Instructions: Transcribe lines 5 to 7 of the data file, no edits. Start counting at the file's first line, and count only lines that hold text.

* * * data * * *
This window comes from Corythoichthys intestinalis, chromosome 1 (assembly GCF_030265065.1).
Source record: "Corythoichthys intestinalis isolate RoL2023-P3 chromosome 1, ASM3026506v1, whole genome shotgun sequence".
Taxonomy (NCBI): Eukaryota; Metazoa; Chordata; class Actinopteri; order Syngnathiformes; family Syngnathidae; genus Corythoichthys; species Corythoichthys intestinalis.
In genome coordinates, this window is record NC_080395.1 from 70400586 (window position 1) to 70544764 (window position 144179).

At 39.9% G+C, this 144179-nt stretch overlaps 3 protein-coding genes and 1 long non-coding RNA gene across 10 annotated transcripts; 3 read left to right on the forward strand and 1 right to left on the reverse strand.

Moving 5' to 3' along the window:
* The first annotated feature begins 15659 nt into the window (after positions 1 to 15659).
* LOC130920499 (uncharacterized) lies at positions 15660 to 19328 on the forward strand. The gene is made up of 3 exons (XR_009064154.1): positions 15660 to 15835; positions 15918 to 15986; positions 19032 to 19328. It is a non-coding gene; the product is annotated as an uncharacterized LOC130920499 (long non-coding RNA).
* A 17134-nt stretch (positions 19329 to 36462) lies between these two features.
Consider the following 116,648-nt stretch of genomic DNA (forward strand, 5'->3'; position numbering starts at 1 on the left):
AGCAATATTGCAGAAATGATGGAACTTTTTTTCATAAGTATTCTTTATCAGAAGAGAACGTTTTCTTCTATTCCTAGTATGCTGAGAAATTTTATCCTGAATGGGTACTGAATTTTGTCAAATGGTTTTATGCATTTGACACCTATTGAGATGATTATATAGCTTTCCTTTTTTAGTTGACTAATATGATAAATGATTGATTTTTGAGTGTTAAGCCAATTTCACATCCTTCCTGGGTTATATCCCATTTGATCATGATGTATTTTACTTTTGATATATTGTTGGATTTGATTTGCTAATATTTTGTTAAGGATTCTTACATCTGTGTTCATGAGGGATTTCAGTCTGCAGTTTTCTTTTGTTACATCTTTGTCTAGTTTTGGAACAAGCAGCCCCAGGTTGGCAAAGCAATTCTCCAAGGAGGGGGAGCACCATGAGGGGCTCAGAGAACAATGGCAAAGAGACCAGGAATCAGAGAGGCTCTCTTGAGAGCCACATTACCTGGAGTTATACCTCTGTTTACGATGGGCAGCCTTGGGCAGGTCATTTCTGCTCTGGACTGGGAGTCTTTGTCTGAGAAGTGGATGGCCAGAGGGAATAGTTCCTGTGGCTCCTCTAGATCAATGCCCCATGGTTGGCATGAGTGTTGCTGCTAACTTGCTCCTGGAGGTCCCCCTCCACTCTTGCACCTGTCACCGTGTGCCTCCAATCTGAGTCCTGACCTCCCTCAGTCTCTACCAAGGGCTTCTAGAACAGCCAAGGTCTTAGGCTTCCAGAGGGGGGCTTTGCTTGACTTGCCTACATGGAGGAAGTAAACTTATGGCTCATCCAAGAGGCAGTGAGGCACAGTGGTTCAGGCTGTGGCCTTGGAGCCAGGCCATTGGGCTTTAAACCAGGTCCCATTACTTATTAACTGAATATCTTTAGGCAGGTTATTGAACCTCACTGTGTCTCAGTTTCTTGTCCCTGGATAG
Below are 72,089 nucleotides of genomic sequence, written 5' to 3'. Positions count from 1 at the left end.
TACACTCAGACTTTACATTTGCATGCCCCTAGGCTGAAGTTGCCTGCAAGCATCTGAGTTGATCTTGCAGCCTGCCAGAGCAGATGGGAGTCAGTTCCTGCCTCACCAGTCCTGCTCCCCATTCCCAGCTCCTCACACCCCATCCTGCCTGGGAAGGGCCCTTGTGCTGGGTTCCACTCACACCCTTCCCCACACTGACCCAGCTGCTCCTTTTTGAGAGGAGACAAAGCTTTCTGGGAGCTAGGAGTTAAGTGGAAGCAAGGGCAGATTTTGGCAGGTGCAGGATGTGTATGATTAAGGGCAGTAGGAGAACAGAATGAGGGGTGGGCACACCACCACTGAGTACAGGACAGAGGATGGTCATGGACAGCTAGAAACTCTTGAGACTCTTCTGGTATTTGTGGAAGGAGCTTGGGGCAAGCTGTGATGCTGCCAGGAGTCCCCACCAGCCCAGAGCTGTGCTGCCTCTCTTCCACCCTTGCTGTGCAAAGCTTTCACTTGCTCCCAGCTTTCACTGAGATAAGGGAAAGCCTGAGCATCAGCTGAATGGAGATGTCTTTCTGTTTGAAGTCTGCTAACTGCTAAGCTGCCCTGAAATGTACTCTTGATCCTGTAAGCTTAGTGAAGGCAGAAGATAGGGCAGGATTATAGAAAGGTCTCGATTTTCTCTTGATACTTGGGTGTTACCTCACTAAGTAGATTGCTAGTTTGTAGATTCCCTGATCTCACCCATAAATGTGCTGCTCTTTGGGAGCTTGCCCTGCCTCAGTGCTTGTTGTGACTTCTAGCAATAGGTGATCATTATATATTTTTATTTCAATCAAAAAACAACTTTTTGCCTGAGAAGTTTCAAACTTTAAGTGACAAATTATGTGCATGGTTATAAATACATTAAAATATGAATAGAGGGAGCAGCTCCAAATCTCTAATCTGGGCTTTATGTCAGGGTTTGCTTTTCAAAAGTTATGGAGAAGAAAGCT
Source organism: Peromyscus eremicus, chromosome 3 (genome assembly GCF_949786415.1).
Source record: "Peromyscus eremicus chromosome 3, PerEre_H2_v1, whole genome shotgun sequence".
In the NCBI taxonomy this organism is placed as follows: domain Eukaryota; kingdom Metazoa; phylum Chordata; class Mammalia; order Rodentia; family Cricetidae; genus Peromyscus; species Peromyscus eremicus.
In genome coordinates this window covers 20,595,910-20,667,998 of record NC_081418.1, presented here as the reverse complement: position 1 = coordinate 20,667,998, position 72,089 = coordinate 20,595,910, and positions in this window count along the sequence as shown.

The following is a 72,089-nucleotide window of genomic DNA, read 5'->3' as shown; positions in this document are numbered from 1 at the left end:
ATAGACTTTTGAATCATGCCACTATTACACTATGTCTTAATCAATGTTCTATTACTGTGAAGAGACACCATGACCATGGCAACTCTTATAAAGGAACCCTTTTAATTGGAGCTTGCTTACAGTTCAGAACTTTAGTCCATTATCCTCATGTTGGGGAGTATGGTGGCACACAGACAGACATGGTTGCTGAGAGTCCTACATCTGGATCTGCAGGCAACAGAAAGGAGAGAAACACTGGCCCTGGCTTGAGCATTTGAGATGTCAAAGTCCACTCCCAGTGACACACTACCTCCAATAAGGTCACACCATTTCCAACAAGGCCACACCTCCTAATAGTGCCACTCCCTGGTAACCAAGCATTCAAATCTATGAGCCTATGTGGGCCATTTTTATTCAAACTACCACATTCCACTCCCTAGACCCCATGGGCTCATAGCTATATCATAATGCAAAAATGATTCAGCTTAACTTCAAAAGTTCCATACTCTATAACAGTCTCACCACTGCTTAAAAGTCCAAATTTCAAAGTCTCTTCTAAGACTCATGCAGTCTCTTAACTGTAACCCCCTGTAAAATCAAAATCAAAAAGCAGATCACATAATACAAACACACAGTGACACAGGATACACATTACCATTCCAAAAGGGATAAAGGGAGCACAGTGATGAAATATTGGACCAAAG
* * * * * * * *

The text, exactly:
At 39.9% G+C, this 144179-nt stretch overlaps 3 protein-coding genes and 1 long non-coding RNA gene across 10 annotated transcripts; 3 read left to right on the forward strand and 1 right to left on the reverse strand.

Moving 5' to 3' along the window:
* The first annotated feature begins 15659 nt into the window (after positions 1 to 15659).